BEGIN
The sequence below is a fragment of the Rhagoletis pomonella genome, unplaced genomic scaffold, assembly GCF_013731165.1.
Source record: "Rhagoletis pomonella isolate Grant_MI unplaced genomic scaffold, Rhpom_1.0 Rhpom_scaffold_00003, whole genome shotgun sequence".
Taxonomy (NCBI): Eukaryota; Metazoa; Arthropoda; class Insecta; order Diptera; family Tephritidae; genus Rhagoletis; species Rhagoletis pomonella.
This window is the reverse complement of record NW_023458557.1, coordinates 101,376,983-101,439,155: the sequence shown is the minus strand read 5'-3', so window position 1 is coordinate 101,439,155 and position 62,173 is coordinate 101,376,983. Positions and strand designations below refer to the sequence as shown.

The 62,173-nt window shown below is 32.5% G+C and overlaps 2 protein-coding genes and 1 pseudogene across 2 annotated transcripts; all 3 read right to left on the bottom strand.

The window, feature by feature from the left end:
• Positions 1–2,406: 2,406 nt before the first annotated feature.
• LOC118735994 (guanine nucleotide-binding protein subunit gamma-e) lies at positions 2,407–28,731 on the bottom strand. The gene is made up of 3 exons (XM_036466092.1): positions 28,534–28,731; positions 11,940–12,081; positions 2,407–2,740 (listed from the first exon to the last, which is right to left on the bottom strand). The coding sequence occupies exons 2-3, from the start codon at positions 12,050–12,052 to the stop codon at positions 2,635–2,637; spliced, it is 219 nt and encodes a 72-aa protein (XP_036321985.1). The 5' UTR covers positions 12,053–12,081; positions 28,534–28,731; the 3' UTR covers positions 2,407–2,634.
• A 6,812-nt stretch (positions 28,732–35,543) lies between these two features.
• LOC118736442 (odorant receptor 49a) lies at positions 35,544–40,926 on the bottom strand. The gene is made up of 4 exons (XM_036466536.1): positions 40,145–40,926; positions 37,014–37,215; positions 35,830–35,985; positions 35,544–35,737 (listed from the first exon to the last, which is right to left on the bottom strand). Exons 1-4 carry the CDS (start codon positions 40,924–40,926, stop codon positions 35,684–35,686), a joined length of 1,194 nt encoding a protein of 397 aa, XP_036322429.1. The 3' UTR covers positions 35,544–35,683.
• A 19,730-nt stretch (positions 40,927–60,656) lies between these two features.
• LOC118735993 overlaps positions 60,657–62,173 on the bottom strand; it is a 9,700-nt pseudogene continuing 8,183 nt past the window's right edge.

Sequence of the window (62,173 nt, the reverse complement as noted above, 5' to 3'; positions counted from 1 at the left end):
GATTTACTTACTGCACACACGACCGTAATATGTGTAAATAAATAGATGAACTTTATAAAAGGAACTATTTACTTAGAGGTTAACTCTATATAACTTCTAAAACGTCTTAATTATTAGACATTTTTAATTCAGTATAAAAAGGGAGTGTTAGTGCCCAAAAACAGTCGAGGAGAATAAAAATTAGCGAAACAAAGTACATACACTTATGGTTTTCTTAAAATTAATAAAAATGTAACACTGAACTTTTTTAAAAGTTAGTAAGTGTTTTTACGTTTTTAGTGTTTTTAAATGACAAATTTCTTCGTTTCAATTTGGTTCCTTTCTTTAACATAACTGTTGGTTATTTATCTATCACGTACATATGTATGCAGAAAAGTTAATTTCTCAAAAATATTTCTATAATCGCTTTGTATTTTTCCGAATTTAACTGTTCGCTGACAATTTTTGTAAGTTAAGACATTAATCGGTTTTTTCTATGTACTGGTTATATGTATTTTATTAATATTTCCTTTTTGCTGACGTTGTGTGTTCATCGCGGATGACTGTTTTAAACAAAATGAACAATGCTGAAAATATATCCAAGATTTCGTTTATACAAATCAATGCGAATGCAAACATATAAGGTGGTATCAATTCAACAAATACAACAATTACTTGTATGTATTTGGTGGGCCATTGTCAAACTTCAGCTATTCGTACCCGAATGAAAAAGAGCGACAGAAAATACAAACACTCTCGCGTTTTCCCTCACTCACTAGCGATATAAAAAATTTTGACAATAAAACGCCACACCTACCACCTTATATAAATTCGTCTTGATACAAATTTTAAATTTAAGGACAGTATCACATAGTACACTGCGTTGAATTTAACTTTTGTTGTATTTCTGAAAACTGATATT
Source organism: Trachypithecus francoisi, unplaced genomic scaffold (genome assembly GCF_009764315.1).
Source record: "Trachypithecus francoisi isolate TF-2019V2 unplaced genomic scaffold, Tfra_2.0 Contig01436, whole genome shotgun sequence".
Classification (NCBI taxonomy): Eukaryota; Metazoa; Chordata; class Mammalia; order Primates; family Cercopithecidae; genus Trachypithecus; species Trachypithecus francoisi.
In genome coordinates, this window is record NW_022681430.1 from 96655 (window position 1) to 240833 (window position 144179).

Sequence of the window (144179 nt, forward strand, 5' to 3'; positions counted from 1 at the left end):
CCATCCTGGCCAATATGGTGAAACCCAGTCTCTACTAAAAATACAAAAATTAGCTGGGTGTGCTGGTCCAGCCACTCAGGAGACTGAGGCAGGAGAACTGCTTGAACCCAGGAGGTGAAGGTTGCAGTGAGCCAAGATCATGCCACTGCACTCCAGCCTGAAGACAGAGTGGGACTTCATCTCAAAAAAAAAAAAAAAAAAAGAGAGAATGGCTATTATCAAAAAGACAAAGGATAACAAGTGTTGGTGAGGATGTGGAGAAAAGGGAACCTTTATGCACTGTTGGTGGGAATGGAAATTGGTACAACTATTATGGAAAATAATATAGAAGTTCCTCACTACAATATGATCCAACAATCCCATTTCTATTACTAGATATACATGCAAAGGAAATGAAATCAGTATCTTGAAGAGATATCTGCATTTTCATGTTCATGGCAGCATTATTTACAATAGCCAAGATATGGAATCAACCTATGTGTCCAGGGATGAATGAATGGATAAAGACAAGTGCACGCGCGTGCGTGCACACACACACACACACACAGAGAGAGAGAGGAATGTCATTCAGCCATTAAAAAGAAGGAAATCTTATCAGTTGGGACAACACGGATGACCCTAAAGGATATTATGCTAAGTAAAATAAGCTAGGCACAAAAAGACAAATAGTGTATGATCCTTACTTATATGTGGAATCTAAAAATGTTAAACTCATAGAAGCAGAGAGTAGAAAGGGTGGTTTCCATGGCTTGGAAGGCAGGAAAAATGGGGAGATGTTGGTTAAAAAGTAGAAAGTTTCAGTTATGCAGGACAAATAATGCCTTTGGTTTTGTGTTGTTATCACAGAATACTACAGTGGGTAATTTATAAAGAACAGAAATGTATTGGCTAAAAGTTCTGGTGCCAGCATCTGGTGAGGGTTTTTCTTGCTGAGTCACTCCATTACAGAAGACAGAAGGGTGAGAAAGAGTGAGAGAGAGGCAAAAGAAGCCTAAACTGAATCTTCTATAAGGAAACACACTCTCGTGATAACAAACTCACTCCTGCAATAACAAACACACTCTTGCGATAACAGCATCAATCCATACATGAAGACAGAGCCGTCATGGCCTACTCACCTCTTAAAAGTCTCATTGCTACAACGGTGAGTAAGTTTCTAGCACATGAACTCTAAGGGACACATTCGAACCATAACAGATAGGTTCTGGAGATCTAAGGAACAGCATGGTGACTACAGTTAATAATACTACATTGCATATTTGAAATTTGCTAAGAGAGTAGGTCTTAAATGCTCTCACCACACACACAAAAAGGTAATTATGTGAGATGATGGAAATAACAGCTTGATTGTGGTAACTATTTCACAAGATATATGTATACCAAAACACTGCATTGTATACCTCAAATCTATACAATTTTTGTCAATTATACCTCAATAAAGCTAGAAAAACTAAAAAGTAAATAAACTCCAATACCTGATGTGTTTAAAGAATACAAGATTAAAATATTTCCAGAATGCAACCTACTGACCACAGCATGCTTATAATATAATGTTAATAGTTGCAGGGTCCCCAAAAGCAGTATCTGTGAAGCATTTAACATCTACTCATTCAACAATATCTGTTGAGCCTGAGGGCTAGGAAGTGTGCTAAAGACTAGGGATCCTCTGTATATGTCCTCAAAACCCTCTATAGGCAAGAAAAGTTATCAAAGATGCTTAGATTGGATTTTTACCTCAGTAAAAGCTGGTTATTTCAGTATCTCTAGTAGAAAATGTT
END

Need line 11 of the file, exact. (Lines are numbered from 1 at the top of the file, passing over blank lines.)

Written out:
• A 19,730-nt stretch (positions 40,927–60,656) lies between these two features.